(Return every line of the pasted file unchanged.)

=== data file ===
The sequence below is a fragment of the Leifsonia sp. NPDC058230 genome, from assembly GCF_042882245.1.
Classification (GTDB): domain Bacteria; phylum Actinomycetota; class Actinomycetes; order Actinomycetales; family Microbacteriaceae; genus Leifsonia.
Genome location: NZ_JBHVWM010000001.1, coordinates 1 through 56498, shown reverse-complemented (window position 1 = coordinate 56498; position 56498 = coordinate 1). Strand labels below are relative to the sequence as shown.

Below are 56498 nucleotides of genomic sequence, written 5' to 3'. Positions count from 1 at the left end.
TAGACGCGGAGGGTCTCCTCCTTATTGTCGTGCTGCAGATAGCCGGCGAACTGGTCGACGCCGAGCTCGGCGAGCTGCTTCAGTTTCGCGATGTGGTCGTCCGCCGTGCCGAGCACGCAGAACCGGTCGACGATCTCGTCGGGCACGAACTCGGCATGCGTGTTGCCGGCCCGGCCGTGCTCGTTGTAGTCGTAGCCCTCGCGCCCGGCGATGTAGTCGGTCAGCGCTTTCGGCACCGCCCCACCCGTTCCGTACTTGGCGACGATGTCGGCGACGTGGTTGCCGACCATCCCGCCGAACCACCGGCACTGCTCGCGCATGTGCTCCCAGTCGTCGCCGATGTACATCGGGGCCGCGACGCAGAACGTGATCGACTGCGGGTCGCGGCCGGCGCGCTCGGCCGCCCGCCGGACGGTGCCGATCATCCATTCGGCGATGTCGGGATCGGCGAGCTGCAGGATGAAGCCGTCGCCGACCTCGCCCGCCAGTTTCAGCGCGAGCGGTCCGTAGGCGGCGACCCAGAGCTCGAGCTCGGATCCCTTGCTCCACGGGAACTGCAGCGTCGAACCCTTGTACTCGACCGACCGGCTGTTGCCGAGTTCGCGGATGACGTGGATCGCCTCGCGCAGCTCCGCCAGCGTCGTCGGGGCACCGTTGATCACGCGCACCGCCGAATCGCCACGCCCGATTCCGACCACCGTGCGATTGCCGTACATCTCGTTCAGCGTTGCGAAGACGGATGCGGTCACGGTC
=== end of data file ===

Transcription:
The sequence below is a fragment of the Leifsonia sp. NPDC058230 genome, from assembly GCF_042882245.1.
Classification (GTDB): domain Bacteria; phylum Actinomycetota; class Actinomycetes; order Actinomycetales; family Microbacteriaceae; genus Leifsonia.
Genome location: NZ_JBHVWM010000001.1, coordinates 1 through 56498, shown reverse-complemented (window position 1 = coordinate 56498; position 56498 = coordinate 1). Strand labels below are relative to the sequence as shown.

Below are 56498 nucleotides of genomic sequence, written 5' to 3'. Positions count from 1 at the left end.
TAGACGCGGAGGGTCTCCTCCTTATTGTCGTGCTGCAGATAGCCGGCGAACTGGTCGACGCCGAGCTCGGCGAGCTGCTTCAGTTTCGCGATGTGGTCGTCCGCCGTGCCGAGCACGCAGAACCGGTCGACGATCTCGTCGGGCACGAACTCGGCATGCGTGTTGCCGGCCCGGCCGTGCTCGTTGTAGTCGTAGCCCTCGCGCCCGGCGATGTAGTCGGTCAGCGCTTTCGGCACCGCCCCACCCGTTCCGTACTTGGCGACGATGTCGGCGACGTGGTTGCCGACCATCCCGCCGAACCACCGGCACTGCTCGCGCATGTGCTCCCAGTCGTCGCCGATGTACATCGGGGCCGCGACGCAGAACGTGATCGACTGCGGGTCGCGGCCGGCGCGCTCGGCCGCCCGCCGGACGGTGCCGATCATCCATTCGGCGATGTCGGGATCGGCGAGCTGCAGGATGAAGCCGTCGCCGACCTCGCCCGCCAGTTTCAGCGCGAGCGGTCCGTAGGCGGCGACCCAGAGCTCGAGCTCGGATCCCTTGCTCCACGGGAACTGCAGCGTCGAACCCTTGTACTCGACCGACCGGCTGTTGCCGAGTTCGCGGATGACGTGGATCGCCTCGCGCAGCTCCGCCAGCGTCGTCGGGGCACCGTTGATCACGCGCACCGCCGAATCGCCACGCCCGATTCCGACCACCGTGCGATTGCCGTACATCTCGTTCAGCGTTGCGAAGACGGATGCGGTCACGGTC